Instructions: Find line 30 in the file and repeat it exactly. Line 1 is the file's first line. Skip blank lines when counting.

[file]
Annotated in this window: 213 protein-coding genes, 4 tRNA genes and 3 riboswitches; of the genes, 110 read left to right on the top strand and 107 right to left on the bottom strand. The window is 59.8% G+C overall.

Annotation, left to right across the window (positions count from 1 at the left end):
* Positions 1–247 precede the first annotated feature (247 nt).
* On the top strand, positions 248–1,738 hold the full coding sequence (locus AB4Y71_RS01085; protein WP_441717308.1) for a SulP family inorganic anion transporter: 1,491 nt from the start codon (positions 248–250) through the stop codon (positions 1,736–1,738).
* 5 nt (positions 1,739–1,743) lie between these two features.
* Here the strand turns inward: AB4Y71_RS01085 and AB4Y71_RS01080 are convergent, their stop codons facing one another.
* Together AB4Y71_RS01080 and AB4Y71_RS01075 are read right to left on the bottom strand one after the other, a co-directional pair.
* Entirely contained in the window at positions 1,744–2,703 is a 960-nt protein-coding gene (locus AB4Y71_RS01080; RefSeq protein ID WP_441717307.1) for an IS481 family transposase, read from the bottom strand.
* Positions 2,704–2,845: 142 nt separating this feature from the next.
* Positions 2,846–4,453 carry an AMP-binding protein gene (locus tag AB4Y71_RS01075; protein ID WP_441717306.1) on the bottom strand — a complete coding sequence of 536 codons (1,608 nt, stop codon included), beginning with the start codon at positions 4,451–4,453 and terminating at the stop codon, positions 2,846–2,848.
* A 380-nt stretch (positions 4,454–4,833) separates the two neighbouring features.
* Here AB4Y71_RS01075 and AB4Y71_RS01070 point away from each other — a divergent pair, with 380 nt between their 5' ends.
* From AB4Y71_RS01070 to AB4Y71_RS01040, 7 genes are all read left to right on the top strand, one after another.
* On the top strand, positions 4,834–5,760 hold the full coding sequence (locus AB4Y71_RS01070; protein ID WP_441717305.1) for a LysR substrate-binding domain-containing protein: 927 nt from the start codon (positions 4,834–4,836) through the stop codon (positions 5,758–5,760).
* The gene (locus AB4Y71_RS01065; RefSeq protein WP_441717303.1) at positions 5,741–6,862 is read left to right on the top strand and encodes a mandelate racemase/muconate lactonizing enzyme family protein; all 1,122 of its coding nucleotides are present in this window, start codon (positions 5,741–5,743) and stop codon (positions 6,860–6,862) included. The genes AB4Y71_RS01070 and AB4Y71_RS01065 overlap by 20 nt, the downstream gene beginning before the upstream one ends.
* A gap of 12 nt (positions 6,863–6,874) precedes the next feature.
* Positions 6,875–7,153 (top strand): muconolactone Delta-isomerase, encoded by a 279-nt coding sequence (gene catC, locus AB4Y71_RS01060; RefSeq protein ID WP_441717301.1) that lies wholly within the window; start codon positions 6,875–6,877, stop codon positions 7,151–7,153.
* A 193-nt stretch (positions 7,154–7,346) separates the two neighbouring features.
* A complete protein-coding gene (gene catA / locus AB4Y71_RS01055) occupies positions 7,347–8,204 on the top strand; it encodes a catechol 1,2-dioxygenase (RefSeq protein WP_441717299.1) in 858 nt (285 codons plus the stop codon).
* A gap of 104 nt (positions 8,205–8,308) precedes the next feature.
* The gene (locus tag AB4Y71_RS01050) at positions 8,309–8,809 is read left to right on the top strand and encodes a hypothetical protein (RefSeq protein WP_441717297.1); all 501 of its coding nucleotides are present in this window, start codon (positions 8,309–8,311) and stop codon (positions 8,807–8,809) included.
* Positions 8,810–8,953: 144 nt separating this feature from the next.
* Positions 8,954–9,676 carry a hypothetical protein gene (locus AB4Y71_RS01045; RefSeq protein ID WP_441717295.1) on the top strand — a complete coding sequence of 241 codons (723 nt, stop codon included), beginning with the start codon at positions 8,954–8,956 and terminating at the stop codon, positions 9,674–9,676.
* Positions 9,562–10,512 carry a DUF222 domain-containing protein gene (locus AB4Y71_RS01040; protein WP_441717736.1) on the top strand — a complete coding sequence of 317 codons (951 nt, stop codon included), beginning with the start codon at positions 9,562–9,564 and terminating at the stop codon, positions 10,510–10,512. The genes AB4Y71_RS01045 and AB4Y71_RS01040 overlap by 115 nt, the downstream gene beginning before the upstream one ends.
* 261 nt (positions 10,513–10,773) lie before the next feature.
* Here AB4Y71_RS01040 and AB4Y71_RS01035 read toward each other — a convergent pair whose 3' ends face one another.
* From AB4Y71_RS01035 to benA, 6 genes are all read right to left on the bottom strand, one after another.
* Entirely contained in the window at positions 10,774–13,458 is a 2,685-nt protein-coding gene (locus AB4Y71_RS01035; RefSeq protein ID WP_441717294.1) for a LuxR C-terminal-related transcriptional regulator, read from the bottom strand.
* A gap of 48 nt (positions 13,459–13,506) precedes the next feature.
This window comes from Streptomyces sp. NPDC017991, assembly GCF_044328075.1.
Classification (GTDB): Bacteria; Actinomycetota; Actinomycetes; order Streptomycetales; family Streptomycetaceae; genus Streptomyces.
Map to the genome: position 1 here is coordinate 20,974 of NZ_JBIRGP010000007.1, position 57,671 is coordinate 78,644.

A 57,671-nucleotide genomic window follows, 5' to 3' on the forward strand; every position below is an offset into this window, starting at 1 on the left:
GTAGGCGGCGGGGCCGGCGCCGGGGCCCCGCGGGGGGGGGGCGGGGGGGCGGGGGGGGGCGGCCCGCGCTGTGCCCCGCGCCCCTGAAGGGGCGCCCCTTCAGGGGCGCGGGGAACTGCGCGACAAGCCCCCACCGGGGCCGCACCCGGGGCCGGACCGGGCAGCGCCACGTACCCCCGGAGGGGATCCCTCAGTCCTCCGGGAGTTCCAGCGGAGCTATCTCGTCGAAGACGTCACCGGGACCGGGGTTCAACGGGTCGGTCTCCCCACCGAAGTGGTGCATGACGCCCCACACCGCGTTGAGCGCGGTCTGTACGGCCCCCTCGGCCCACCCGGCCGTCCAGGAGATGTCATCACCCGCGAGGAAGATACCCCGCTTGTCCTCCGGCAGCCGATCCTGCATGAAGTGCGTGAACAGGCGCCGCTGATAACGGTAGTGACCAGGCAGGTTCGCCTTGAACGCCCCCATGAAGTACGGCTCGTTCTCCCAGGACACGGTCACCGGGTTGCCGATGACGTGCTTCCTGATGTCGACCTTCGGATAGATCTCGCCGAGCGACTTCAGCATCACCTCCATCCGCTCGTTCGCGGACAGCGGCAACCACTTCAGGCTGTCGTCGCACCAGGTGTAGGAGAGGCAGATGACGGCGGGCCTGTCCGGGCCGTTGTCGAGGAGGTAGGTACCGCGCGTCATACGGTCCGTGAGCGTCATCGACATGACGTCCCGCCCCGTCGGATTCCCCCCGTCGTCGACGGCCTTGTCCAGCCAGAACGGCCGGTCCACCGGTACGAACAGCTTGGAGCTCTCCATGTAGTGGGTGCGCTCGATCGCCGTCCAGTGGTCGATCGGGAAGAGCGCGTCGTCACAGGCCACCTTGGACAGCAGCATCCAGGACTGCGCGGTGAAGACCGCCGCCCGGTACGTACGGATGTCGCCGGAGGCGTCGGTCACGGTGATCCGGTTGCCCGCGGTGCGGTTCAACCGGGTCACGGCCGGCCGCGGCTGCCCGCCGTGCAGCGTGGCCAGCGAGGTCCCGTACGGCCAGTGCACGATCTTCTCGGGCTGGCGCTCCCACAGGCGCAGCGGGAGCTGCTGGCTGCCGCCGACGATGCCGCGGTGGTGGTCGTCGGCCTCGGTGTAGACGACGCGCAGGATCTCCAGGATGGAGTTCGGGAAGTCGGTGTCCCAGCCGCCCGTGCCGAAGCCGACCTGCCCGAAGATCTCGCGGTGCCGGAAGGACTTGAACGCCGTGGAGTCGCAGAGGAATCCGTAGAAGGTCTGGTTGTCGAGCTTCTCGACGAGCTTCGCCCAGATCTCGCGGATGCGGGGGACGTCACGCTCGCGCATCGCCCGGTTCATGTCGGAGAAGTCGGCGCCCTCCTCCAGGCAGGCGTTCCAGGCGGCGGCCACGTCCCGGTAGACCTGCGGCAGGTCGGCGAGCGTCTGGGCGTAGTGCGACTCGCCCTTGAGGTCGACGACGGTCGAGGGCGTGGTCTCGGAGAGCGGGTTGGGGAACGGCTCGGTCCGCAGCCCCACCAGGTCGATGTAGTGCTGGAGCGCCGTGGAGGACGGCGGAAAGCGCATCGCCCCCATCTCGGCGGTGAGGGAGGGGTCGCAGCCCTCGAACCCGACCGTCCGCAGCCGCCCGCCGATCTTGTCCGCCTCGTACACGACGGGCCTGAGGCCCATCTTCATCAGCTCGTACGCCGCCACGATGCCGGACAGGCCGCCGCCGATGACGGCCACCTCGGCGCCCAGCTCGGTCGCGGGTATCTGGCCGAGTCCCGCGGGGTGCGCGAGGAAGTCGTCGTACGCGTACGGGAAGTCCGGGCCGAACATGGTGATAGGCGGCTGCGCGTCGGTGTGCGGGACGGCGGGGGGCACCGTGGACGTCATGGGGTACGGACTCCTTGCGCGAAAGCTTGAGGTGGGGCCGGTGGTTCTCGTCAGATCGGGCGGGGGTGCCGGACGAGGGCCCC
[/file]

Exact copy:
This window comes from Streptomyces sp. NPDC017991, assembly GCF_044328075.1.